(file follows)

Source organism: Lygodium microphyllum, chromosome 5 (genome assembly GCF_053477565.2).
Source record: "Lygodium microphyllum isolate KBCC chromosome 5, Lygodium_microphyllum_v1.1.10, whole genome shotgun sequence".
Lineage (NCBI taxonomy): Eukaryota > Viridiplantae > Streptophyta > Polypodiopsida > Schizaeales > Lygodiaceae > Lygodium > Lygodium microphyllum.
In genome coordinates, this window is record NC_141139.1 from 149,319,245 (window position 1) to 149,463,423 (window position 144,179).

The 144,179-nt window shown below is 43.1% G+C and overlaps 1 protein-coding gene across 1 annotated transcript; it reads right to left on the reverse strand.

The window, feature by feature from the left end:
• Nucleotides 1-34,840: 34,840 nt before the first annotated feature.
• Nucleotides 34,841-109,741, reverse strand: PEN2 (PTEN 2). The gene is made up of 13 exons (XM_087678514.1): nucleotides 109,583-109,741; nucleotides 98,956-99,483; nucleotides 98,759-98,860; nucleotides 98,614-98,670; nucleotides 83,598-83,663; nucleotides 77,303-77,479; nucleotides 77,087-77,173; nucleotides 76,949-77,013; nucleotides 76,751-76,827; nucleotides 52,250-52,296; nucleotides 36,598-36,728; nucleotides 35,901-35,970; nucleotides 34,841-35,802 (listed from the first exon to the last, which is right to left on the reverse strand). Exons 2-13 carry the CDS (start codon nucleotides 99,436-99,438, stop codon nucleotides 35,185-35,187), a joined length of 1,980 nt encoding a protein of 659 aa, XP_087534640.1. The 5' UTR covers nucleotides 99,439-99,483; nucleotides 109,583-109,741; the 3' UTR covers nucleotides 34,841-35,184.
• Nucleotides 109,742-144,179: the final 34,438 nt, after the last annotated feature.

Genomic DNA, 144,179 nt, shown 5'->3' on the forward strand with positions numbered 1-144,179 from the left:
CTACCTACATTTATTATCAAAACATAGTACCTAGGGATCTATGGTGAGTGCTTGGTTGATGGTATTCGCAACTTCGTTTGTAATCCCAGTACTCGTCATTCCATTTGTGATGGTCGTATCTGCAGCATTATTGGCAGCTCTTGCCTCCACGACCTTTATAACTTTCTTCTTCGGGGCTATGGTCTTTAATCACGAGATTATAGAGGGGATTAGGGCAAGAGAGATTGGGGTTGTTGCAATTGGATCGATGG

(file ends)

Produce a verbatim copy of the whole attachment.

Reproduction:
Source organism: Lygodium microphyllum, chromosome 5 (genome assembly GCF_053477565.2).
Source record: "Lygodium microphyllum isolate KBCC chromosome 5, Lygodium_microphyllum_v1.1.10, whole genome shotgun sequence".
Lineage (NCBI taxonomy): Eukaryota > Viridiplantae > Streptophyta > Polypodiopsida > Schizaeales > Lygodiaceae > Lygodium > Lygodium microphyllum.
In genome coordinates, this window is record NC_141139.1 from 149,319,245 (window position 1) to 149,463,423 (window position 144,179).

The 144,179-nt window shown below is 43.1% G+C and overlaps 1 protein-coding gene across 1 annotated transcript; it reads right to left on the reverse strand.

The window, feature by feature from the left end:
• Nucleotides 1-34,840: 34,840 nt before the first annotated feature.
• Nucleotides 34,841-109,741, reverse strand: PEN2 (PTEN 2). The gene is made up of 13 exons (XM_087678514.1): nucleotides 109,583-109,741; nucleotides 98,956-99,483; nucleotides 98,759-98,860; nucleotides 98,614-98,670; nucleotides 83,598-83,663; nucleotides 77,303-77,479; nucleotides 77,087-77,173; nucleotides 76,949-77,013; nucleotides 76,751-76,827; nucleotides 52,250-52,296; nucleotides 36,598-36,728; nucleotides 35,901-35,970; nucleotides 34,841-35,802 (listed from the first exon to the last, which is right to left on the reverse strand). Exons 2-13 carry the CDS (start codon nucleotides 99,436-99,438, stop codon nucleotides 35,185-35,187), a joined length of 1,980 nt encoding a protein of 659 aa, XP_087534640.1. The 5' UTR covers nucleotides 99,439-99,483; nucleotides 109,583-109,741; the 3' UTR covers nucleotides 34,841-35,184.
• Nucleotides 109,742-144,179: the final 34,438 nt, after the last annotated feature.

Genomic DNA, 144,179 nt, shown 5'->3' on the forward strand with positions numbered 1-144,179 from the left:
CTACCTACATTTATTATCAAAACATAGTACCTAGGGATCTATGGTGAGTGCTTGGTTGATGGTATTCGCAACTTCGTTTGTAATCCCAGTACTCGTCATTCCATTTGTGATGGTCGTATCTGCAGCATTATTGGCAGCTCTTGCCTCCACGACCTTTATAACTTTCTTCTTCGGGGCTATGGTCTTTAATCACGAGATTATAGAGGGGATTAGGGCAAGAGAGATTGGGGTTGTTGCAATTGGATCGATGG